Accessibility links

Russian Bookstores Remove Holocaust Graphic Novel From Shelves


Russian worker installs a banner for the upcoming Victory Day celebrations on Moscow's Red Square, April 27

Russian worker installs a banner for the upcoming Victory Day celebrations on Moscow's Red Square, April 27

Bookstores in Russia are removing from their shelves copies of a graphic novel about the Holocaust, reportedly because its cover shows a Nazi swastika.

Maus, by American author Art Spiegelman, won the Pulitzer Prize in 1992 and was published in Russian in 2013.

Three of Moscow's largest bookstores -- Biblio Globus, Moskva, and Moskovsky Dom Knigi -- had removed the book from their shelves and Internet stores by April 27.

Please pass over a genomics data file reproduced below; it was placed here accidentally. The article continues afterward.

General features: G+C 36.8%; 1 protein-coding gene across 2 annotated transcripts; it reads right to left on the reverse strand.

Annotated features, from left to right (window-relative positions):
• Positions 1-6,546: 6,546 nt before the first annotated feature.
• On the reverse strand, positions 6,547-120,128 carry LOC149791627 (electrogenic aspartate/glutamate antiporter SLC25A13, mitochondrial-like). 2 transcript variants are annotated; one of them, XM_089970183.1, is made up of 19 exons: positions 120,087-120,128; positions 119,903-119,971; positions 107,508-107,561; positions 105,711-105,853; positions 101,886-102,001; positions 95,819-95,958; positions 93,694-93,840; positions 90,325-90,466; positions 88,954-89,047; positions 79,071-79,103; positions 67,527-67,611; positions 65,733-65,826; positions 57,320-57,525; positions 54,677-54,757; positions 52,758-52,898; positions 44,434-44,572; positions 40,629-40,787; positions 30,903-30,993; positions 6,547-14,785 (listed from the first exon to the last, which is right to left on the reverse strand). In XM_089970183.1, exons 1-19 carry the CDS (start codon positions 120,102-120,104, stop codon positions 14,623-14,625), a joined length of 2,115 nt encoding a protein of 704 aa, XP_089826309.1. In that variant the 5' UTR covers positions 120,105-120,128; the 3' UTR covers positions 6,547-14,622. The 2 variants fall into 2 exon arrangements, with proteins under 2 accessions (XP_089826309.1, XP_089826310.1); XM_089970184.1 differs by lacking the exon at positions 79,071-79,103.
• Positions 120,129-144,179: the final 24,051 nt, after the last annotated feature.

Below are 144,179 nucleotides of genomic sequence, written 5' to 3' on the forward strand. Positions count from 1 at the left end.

Russian journalist Darya Peshchikova said on Twitter that bookstores were preempting raids by the authorities ahead of May 9, when Russia marks 70 years since Soviet victory over the Nazis in World War II.

Russian authorities have moved to censor the Nazi symbol, citing a law which forbids "Nazi propaganda."

Maus tells the author's personal story of the Holocaust, using animal metaphors that portray Jews as mice and Germans as cats.

Based on reporting by AFP

XS
SM
MD
LG